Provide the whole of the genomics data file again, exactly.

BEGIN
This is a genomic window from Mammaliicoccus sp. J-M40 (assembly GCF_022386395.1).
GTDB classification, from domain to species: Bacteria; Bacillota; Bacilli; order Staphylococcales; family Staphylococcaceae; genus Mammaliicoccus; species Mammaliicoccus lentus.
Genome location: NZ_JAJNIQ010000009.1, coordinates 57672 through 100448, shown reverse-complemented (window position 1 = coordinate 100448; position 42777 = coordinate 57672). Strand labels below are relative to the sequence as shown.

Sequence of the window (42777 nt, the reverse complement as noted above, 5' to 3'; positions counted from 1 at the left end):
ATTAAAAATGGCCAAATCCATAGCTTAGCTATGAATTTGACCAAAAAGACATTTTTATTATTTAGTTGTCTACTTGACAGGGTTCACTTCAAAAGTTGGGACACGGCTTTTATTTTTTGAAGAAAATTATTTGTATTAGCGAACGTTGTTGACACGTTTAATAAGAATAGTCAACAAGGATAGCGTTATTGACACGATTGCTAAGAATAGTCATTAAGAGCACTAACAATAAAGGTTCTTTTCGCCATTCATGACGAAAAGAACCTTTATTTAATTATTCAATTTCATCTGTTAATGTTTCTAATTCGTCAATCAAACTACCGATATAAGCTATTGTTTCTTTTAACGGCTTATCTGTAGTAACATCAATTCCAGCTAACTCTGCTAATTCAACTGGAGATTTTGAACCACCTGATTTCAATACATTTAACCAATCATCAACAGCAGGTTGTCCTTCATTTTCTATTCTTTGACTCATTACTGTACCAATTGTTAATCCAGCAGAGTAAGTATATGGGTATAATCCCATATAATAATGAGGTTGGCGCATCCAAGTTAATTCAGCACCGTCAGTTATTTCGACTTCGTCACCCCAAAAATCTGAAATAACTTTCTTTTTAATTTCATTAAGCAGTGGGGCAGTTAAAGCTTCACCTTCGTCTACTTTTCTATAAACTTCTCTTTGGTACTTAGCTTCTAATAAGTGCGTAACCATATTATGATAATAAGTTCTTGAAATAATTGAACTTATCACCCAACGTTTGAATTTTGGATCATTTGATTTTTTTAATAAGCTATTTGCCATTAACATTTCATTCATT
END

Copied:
This is a genomic window from Mammaliicoccus sp. J-M40 (assembly GCF_022386395.1).
GTDB classification, from domain to species: Bacteria; Bacillota; Bacilli; order Staphylococcales; family Staphylococcaceae; genus Mammaliicoccus; species Mammaliicoccus lentus.
Genome location: NZ_JAJNIQ010000009.1, coordinates 57672 through 100448, shown reverse-complemented (window position 1 = coordinate 100448; position 42777 = coordinate 57672). Strand labels below are relative to the sequence as shown.

Sequence of the window (42777 nt, the reverse complement as noted above, 5' to 3'; positions counted from 1 at the left end):
ATTAAAAATGGCCAAATCCATAGCTTAGCTATGAATTTGACCAAAAAGACATTTTTATTATTTAGTTGTCTACTTGACAGGGTTCACTTCAAAAGTTGGGACACGGCTTTTATTTTTTGAAGAAAATTATTTGTATTAGCGAACGTTGTTGACACGTTTAATAAGAATAGTCAACAAGGATAGCGTTATTGACACGATTGCTAAGAATAGTCATTAAGAGCACTAACAATAAAGGTTCTTTTCGCCATTCATGACGAAAAGAACCTTTATTTAATTATTCAATTTCATCTGTTAATGTTTCTAATTCGTCAATCAAACTACCGATATAAGCTATTGTTTCTTTTAACGGCTTATCTGTAGTAACATCAATTCCAGCTAACTCTGCTAATTCAACTGGAGATTTTGAACCACCTGATTTCAATACATTTAACCAATCATCAACAGCAGGTTGTCCTTCATTTTCTATTCTTTGACTCATTACTGTACCAATTGTTAATCCAGCAGAGTAAGTATATGGGTATAATCCCATATAATAATGAGGTTGGCGCATCCAAGTTAATTCAGCACCGTCAGTTATTTCGACTTCGTCACCCCAAAAATCTGAAATAACTTTCTTTTTAATTTCATTAAGCAGTGGGGCAGTTAAAGCTTCACCTTCGTCTACTTTTCTATAAACTTCTCTTTGGTACTTAGCTTCTAATAAGTGCGTAACCATATTATGATAATAAGTTCTTGAAATAATTGAACTTATCACCCAACGTTTGAATTTTGGATCATTTGATTTTTTTAATAAGCTATTTGCCATTAACATTTCATTCATT